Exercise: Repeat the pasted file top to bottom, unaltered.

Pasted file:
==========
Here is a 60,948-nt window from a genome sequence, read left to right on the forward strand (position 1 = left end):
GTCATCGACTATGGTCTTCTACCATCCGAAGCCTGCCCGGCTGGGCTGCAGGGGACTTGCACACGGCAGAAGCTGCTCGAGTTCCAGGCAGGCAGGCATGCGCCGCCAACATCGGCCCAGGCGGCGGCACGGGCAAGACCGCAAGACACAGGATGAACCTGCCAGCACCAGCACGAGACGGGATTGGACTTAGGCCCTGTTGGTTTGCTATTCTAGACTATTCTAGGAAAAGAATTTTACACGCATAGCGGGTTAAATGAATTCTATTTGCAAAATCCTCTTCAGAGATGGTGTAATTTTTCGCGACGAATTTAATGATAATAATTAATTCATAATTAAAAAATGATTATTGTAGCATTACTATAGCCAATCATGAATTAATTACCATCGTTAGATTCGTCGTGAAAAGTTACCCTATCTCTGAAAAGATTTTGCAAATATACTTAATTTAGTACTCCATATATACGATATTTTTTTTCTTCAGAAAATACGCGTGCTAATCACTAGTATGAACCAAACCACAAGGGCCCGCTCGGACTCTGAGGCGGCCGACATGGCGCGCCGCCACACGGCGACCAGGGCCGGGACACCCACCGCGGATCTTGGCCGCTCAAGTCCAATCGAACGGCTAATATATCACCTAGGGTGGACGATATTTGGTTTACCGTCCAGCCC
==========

Here is a 60,948-nt window from a genome sequence, read left to right on the forward strand (position 1 = left end):
GTCATCGACTATGGTCTTCTACCATCCGAAGCCTGCCCGGCTGGGCTGCAGGGGACTTGCACACGGCAGAAGCTGCTCGAGTTCCAGGCAGGCAGGCATGCGCCGCCAACATCGGCCCAGGCGGCGGCACGGGCAAGACCGCAAGACACAGGATGAACCTGCCAGCACCAGCACGAGACGGGATTGGACTTAGGCCCTGTTGGTTTGCTATTCTAGACTATTCTAGGAAAAGAATTTTACACGCATAGCGGGTTAAATGAATTCTATTTGCAAAATCCTCTTCAGAGATGGTGTAATTTTTCGCGACGAATTTAATGATAATAATTAATTCATAATTAAAAAATGATTATTGTAGCATTACTATAGCCAATCATGAATTAATTACCATCGTTAGATTCGTCGTGAAAAGTTACCCTATCTCTGAAAAGATTTTGCAAATATACTTAATTTAGTACTCCATATATACGATATTTTTTTTCTTCAGAAAATACGCGTGCTAATCACTAGTATGAACCAAACCACAAGGGCCCGCTCGGACTCTGAGGCGGCCGACATGGCGCGCCGCCACACGGCGACCAGGGCCGGGACACCCACCGCGGATCTTGGCCGCTCAAGTCCAATCGAACGGCTAATATATCACCTAGGGTGGACGATATTTGGTTTACCGTCCAGCCC